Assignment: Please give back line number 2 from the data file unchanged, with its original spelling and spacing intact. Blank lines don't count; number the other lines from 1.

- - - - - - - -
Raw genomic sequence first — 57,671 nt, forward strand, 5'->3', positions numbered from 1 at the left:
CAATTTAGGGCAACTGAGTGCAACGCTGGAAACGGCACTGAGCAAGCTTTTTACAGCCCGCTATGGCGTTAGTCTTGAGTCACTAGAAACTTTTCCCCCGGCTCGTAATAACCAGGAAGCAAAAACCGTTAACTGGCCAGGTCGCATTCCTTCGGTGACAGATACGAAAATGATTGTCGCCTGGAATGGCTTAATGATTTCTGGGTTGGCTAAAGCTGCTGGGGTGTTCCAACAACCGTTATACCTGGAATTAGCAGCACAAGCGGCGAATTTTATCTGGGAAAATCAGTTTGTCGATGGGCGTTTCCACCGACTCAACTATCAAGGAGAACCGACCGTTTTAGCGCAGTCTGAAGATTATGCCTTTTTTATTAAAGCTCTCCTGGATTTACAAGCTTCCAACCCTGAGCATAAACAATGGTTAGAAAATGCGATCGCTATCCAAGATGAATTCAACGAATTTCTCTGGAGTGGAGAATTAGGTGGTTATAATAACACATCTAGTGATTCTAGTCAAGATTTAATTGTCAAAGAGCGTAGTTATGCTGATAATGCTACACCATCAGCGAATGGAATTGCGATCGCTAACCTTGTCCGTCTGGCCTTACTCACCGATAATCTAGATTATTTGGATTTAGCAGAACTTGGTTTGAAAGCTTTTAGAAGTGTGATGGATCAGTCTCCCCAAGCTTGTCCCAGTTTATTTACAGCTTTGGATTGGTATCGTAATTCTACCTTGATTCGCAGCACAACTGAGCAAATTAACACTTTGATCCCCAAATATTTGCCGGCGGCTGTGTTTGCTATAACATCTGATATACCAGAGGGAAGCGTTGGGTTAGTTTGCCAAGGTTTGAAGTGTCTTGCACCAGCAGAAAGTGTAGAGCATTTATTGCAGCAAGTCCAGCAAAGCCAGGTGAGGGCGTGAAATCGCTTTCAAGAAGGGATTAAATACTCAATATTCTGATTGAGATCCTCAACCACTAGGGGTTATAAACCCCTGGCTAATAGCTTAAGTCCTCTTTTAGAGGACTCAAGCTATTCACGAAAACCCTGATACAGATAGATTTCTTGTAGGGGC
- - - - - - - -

CAATTTAGGGCAACTGAGTGCAACGCTGGAAACGGCACTGAGCAAGCTTTTTACAGCCCGCTATGGCGTTAGTCTTGAGTCACTAGAAACTTTTCCCCCGGCTCGTAATAACCAGGAAGCAAAAACCGTTAACTGGCCAGGTCGCATTCCTTCGGTGACAGATACGAAAATGATTGTCGCCTGGAATGGCTTAATGATTTCTGGGTTGGCTAAAGCTGCTGGGGTGTTCCAACAACCGTTATACCTGGAATTAGCAGCACAAGCGGCGAATTTTATCTGGGAAAATCAGTTTGTCGATGGGCGTTTCCACCGACTCAACTATCAAGGAGAACCGACCGTTTTAGCGCAGTCTGAAGATTATGCCTTTTTTATTAAAGCTCTCCTGGATTTACAAGCTTCCAACCCTGAGCATAAACAATGGTTAGAAAATGCGATCGCTATCCAAGATGAATTCAACGAATTTCTCTGGAGTGGAGAATTAGGTGGTTATAATAACACATCTAGTGATTCTAGTCAAGATTTAATTGTCAAAGAGCGTAGTTATGCTGATAATGCTACACCATCAGCGAATGGAATTGCGATCGCTAACCTTGTCCGTCTGGCCTTACTCACCGATAATCTAGATTATTTGGATTTAGCAGAACTTGGTTTGAAAGCTTTTAGAAGTGTGATGGATCAGTCTCCCCAAGCTTGTCCCAGTTTATTTACAGCTTTGGATTGGTATCGTAATTCTACCTTGATTCGCAGCACAACTGAGCAAATTAACACTTTGATCCCCAAATATTTGCCGGCGGCTGTGTTTGCTATAACATCTGATATACCAGAGGGAAGCGTTGGGTTAGTTTGCCAAGGTTTGAAGTGTCTTGCACCAGCAGAAAGTGTAGAGCATTTATTGCAGCAAGTCCAGCAAAGCCAGGTGAGGGCGTGAAATCGCTTTCAAGAAGGGATTAAATACTCAATATTCTGATTGAGATCCTCAACCACTAGGGGTTATAAACCCCTGGCTAATAGCTTAAGTCCTCTTTTAGAGGACTCAAGCTATTCACGAAAACCCTGATACAGATAGATTTCTTGTAGGGGC